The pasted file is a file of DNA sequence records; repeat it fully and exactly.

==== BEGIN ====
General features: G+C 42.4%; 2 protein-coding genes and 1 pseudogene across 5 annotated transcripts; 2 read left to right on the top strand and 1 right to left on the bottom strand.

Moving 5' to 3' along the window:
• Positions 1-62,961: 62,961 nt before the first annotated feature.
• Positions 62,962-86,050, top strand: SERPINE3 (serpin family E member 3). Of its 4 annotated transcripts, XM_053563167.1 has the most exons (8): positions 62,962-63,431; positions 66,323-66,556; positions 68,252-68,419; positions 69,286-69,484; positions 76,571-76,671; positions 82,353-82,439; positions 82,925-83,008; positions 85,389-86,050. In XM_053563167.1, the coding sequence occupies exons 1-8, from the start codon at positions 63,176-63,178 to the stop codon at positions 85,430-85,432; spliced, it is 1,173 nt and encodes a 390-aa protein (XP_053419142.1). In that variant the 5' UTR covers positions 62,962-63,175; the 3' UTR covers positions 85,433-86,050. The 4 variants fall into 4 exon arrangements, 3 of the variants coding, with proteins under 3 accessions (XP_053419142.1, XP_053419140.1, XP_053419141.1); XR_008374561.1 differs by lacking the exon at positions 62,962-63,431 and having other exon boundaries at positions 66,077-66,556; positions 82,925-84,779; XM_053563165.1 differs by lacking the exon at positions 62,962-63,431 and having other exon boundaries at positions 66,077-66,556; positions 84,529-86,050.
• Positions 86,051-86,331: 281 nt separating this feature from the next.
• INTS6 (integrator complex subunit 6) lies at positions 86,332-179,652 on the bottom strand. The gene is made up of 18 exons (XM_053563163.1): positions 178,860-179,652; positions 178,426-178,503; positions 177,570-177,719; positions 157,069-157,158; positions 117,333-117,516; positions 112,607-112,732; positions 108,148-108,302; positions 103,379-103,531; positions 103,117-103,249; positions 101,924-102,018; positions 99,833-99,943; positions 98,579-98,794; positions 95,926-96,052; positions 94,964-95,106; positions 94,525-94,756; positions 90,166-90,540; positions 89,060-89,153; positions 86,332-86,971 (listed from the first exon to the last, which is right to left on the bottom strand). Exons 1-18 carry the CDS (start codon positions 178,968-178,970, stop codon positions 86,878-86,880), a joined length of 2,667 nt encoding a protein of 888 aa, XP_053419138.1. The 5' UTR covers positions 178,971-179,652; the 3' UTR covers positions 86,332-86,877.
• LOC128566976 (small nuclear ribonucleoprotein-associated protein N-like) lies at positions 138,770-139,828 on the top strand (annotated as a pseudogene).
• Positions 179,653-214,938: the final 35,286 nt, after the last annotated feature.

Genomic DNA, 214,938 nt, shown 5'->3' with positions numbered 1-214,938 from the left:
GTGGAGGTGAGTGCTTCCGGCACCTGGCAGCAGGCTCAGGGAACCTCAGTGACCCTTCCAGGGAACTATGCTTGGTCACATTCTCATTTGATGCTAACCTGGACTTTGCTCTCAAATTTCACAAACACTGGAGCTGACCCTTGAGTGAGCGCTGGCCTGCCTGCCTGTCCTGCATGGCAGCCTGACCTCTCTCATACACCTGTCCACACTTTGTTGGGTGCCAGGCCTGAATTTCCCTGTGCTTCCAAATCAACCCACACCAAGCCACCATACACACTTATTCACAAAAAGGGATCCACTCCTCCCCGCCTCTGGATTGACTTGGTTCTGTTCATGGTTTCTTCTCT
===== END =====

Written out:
General features: G+C 42.4%; 2 protein-coding genes and 1 pseudogene across 5 annotated transcripts; 2 read left to right on the top strand and 1 right to left on the bottom strand.

Moving 5' to 3' along the window:
• Positions 1-62,961: 62,961 nt before the first annotated feature.
• Positions 62,962-86,050, top strand: SERPINE3 (serpin family E member 3). Of its 4 annotated transcripts, XM_053563167.1 has the most exons (8): positions 62,962-63,431; positions 66,323-66,556; positions 68,252-68,419; positions 69,286-69,484; positions 76,571-76,671; positions 82,353-82,439; positions 82,925-83,008; positions 85,389-86,050. In XM_053563167.1, the coding sequence occupies exons 1-8, from the start codon at positions 63,176-63,178 to the stop codon at positions 85,430-85,432; spliced, it is 1,173 nt and encodes a 390-aa protein (XP_053419142.1). In that variant the 5' UTR covers positions 62,962-63,175; the 3' UTR covers positions 85,433-86,050. The 4 variants fall into 4 exon arrangements, 3 of the variants coding, with proteins under 3 accessions (XP_053419142.1, XP_053419140.1, XP_053419141.1); XR_008374561.1 differs by lacking the exon at positions 62,962-63,431 and having other exon boundaries at positions 66,077-66,556; positions 82,925-84,779; XM_053563165.1 differs by lacking the exon at positions 62,962-63,431 and having other exon boundaries at positions 66,077-66,556; positions 84,529-86,050.
• Positions 86,051-86,331: 281 nt separating this feature from the next.
• INTS6 (integrator complex subunit 6) lies at positions 86,332-179,652 on the bottom strand. The gene is made up of 18 exons (XM_053563163.1): positions 178,860-179,652; positions 178,426-178,503; positions 177,570-177,719; positions 157,069-157,158; positions 117,333-117,516; positions 112,607-112,732; positions 108,148-108,302; positions 103,379-103,531; positions 103,117-103,249; positions 101,924-102,018; positions 99,833-99,943; positions 98,579-98,794; positions 95,926-96,052; positions 94,964-95,106; positions 94,525-94,756; positions 90,166-90,540; positions 89,060-89,153; positions 86,332-86,971 (listed from the first exon to the last, which is right to left on the bottom strand). Exons 1-18 carry the CDS (start codon positions 178,968-178,970, stop codon positions 86,878-86,880), a joined length of 2,667 nt encoding a protein of 888 aa, XP_053419138.1. The 5' UTR covers positions 178,971-179,652; the 3' UTR covers positions 86,332-86,877.
• LOC128566976 (small nuclear ribonucleoprotein-associated protein N-like) lies at positions 138,770-139,828 on the top strand (annotated as a pseudogene).
• Positions 179,653-214,938: the final 35,286 nt, after the last annotated feature.

Genomic DNA, 214,938 nt, shown 5'->3' with positions numbered 1-214,938 from the left:
GTGGAGGTGAGTGCTTCCGGCACCTGGCAGCAGGCTCAGGGAACCTCAGTGACCCTTCCAGGGAACTATGCTTGGTCACATTCTCATTTGATGCTAACCTGGACTTTGCTCTCAAATTTCACAAACACTGGAGCTGACCCTTGAGTGAGCGCTGGCCTGCCTGCCTGTCCTGCATGGCAGCCTGACCTCTCTCATACACCTGTCCACACTTTGTTGGGTGCCAGGCCTGAATTTCCCTGTGCTTCCAAATCAACCCACACCAAGCCACCATACACACTTATTCACAAAAAGGGATCCACTCCTCCCCGCCTCTGGATTGACTTGGTTCTGTTCATGGTTTCTTCTCT